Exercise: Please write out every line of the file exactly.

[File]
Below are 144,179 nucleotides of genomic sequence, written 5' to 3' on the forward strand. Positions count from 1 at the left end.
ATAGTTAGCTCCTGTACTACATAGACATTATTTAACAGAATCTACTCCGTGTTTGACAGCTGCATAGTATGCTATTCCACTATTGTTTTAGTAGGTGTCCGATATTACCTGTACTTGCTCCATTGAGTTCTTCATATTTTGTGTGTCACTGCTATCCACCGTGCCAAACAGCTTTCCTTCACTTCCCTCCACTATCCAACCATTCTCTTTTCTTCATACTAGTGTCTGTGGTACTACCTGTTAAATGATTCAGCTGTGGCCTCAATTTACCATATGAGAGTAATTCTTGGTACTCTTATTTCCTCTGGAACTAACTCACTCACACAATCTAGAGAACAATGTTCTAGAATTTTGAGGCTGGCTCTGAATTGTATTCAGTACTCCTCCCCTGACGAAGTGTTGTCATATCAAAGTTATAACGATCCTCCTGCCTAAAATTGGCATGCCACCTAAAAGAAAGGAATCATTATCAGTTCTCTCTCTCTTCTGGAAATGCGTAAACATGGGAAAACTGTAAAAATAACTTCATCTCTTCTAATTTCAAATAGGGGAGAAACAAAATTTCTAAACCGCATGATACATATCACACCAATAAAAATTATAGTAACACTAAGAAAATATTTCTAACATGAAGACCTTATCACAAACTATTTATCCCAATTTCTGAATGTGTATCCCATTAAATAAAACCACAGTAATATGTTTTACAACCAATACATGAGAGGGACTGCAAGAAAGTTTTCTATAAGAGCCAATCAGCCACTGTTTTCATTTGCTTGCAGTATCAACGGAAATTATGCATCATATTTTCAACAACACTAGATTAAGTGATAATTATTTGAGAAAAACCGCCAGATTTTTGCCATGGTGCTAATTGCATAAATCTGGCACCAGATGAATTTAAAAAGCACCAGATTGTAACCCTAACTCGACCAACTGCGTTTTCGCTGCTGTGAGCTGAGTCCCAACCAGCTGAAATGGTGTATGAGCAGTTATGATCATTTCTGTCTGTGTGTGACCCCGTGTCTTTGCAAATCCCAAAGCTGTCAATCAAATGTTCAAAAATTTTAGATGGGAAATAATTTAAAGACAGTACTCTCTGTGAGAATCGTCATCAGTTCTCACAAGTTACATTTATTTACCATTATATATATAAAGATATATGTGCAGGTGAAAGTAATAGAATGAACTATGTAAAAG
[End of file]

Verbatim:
Below are 144,179 nucleotides of genomic sequence, written 5' to 3' on the forward strand. Positions count from 1 at the left end.
ATAGTTAGCTCCTGTACTACATAGACATTATTTAACAGAATCTACTCCGTGTTTGACAGCTGCATAGTATGCTATTCCACTATTGTTTTAGTAGGTGTCCGATATTACCTGTACTTGCTCCATTGAGTTCTTCATATTTTGTGTGTCACTGCTATCCACCGTGCCAAACAGCTTTCCTTCACTTCCCTCCACTATCCAACCATTCTCTTTTCTTCATACTAGTGTCTGTGGTACTACCTGTTAAATGATTCAGCTGTGGCCTCAATTTACCATATGAGAGTAATTCTTGGTACTCTTATTTCCTCTGGAACTAACTCACTCACACAATCTAGAGAACAATGTTCTAGAATTTTGAGGCTGGCTCTGAATTGTATTCAGTACTCCTCCCCTGACGAAGTGTTGTCATATCAAAGTTATAACGATCCTCCTGCCTAAAATTGGCATGCCACCTAAAAGAAAGGAATCATTATCAGTTCTCTCTCTCTTCTGGAAATGCGTAAACATGGGAAAACTGTAAAAATAACTTCATCTCTTCTAATTTCAAATAGGGGAGAAACAAAATTTCTAAACCGCATGATACATATCACACCAATAAAAATTATAGTAACACTAAGAAAATATTTCTAACATGAAGACCTTATCACAAACTATTTATCCCAATTTCTGAATGTGTATCCCATTAAATAAAACCACAGTAATATGTTTTACAACCAATACATGAGAGGGACTGCAAGAAAGTTTTCTATAAGAGCCAATCAGCCACTGTTTTCATTTGCTTGCAGTATCAACGGAAATTATGCATCATATTTTCAACAACACTAGATTAAGTGATAATTATTTGAGAAAAACCGCCAGATTTTTGCCATGGTGCTAATTGCATAAATCTGGCACCAGATGAATTTAAAAAGCACCAGATTGTAACCCTAACTCGACCAACTGCGTTTTCGCTGCTGTGAGCTGAGTCCCAACCAGCTGAAATGGTGTATGAGCAGTTATGATCATTTCTGTCTGTGTGTGACCCCGTGTCTTTGCAAATCCCAAAGCTGTCAATCAAATGTTCAAAAATTTTAGATGGGAAATAATTTAAAGACAGTACTCTCTGTGAGAATCGTCATCAGTTCTCACAAGTTACATTTATTTACCATTATATATATAAAGATATATGTGCAGGTGAAAGTAATAGAATGAACTATGTAAAAG